Shuttleworth Collection Engineering Day = Grown Up Sheds / by Shaun Armstrong

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There's something alluring about sheds. Havens with tools and tins and the gathered detritus of many hours tinkering and whittling. Attempts to fix or create, successfully or otherwise - in relatively undisturbed tranquility, save perhaps an old paint-spattered radio. And mugs of tea. And if you breath deeply, the smell of oil and wood-shavings. We're not talking Shoffices here - wooden garden workplaces with desks, books and wifi - but the sort of place where organisation means over-use of a Dymo label printer on old tubs and tins to reveal their assorted contents - nails, tapes and bits of electrical items that are sure to "come in handy" one day.

My Dad had such a shed-cum-workshop which as his gathered spoils and projects increased, he made it larger - cutting it in half down the middle and inserting a higher, pitched perspex roof to let more light in. As you do.

Sheds come in all shapes and sizes and whilst the ones at the Shuttleworth Collection of aircraft and classic cars at Old Warden, Bedfordshire are more "hangars", the principle is pretty much the same.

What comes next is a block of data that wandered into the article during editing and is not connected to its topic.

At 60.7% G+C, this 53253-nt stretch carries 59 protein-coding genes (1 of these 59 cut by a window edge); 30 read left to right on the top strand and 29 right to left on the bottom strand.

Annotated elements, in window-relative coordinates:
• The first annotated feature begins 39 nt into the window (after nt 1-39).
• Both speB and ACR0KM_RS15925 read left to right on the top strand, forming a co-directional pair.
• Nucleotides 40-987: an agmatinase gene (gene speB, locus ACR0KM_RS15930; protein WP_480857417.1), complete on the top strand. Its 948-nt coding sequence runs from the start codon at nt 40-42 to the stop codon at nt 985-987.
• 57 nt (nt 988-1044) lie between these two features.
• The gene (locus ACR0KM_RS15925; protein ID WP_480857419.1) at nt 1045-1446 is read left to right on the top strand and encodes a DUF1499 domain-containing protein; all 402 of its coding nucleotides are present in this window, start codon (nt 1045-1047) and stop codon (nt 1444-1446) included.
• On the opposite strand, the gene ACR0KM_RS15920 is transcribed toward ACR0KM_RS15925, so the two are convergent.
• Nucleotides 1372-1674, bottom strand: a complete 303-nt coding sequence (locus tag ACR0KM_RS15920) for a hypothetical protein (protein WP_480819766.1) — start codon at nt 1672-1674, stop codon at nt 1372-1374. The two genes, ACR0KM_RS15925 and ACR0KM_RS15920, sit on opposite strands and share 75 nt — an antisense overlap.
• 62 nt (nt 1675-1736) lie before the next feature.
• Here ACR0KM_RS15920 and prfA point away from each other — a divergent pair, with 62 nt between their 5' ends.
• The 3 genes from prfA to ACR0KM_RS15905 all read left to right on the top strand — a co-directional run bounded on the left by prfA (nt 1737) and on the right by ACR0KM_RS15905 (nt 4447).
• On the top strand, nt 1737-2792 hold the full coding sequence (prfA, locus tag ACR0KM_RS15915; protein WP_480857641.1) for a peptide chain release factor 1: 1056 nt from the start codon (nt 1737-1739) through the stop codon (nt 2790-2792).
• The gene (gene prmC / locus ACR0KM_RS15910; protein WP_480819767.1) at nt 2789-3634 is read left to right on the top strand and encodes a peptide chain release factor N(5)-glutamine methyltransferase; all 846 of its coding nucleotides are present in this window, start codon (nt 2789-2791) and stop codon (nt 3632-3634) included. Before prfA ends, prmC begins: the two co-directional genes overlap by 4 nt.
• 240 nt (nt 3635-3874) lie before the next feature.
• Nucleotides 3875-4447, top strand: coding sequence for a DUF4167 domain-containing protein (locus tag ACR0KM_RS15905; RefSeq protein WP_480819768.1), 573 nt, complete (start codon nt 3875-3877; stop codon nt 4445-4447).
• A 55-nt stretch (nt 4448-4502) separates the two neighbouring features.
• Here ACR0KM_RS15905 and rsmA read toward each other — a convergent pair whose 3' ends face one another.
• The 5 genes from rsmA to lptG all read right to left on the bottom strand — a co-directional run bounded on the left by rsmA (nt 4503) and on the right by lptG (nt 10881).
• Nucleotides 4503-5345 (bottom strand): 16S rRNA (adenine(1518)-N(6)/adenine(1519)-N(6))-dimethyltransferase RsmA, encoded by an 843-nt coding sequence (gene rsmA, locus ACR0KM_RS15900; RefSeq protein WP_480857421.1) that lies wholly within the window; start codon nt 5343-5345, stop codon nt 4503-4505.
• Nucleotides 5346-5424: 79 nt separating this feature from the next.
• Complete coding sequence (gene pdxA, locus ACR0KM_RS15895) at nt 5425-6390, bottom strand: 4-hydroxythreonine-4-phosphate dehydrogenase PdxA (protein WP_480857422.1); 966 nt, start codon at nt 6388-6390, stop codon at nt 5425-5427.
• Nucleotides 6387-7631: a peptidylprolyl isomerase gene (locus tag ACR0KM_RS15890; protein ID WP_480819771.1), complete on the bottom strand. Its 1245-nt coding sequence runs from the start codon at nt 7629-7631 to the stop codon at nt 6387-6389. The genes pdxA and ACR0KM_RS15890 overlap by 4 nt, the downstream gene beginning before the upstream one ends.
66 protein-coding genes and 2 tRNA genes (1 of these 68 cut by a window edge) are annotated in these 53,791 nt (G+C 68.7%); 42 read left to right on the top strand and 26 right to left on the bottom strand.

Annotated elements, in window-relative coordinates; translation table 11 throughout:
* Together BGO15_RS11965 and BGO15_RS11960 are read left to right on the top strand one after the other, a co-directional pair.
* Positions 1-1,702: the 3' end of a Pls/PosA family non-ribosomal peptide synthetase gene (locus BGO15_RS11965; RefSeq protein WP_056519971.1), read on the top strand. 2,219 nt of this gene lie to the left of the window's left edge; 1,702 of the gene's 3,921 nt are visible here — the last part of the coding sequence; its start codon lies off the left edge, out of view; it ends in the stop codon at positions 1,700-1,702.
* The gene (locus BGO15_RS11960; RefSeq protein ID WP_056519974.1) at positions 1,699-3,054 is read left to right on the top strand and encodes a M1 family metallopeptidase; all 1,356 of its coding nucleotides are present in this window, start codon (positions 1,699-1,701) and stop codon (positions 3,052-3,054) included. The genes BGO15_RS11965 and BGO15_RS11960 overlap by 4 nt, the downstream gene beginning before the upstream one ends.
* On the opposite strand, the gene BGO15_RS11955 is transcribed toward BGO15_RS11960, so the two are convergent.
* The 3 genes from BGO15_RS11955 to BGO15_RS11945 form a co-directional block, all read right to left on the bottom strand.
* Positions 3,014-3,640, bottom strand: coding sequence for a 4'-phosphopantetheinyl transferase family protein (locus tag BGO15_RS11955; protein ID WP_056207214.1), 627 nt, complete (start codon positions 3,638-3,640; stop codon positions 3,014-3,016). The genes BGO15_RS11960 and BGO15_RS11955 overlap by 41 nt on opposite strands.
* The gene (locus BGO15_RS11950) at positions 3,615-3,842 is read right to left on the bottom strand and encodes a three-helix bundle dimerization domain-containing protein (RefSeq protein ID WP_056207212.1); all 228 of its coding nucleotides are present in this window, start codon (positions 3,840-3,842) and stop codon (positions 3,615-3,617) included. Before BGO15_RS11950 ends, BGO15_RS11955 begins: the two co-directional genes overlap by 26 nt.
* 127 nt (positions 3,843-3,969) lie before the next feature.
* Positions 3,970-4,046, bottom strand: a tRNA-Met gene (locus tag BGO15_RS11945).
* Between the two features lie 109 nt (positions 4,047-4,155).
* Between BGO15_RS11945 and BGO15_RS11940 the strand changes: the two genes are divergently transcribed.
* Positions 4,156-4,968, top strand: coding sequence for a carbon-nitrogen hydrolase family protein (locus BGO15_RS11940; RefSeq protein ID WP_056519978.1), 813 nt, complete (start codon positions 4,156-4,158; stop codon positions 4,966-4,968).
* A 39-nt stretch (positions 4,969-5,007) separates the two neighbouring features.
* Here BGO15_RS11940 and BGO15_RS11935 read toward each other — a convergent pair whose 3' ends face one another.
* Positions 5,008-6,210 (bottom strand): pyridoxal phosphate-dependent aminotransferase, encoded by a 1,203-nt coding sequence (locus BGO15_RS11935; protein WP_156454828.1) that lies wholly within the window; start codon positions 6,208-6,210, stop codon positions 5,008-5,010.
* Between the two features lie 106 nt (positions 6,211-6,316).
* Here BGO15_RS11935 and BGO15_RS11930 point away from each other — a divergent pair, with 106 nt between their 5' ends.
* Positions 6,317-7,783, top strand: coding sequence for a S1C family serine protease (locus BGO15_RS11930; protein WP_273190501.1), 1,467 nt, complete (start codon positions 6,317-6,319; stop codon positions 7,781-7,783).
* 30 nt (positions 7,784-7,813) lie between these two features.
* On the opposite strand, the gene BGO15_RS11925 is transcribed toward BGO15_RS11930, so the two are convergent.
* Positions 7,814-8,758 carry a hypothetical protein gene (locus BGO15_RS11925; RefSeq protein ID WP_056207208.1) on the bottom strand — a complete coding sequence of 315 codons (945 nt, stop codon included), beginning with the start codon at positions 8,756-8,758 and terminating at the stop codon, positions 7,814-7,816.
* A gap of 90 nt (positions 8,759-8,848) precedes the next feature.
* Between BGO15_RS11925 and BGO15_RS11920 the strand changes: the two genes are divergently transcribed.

Every year they open up the engineering shed hangar to show their works-in-progress and for the engineers (the stars of the show along with the airplanes) to share their enthusiasm and chat to the visitors young and old.

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This was my first visit to Shuttleworth, so camera-wise I only had my little Fuji 100s and my phone, but was amazed how many people were gunned up with all sorts of kit - tripods, off-camera flash and more DSLR's with the brand and model stitched into the strap than you could shake a selfie-stick at. But when you think of how close to classic warbirds (especially the last flying Hurricane that saw action in WWII) you could get, plus see the innards of a Spitfire in bottom-up rebuild, you could see why there was such enthusiasm.

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Aside from the main focus (and smell) of the planes, I was more fascinated by the people - visitors and team, and the details of not only the machinery but life in the workplace not normally set for public "display". The quizzical technical interest of the more mature gentleman down to the families and children marvelling in the unusual sights of design, materials and finish, was fascinating.

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Here are some of my images from the Shuttleworth visit, spanning visitors, engineers and details of classic craftsmanship.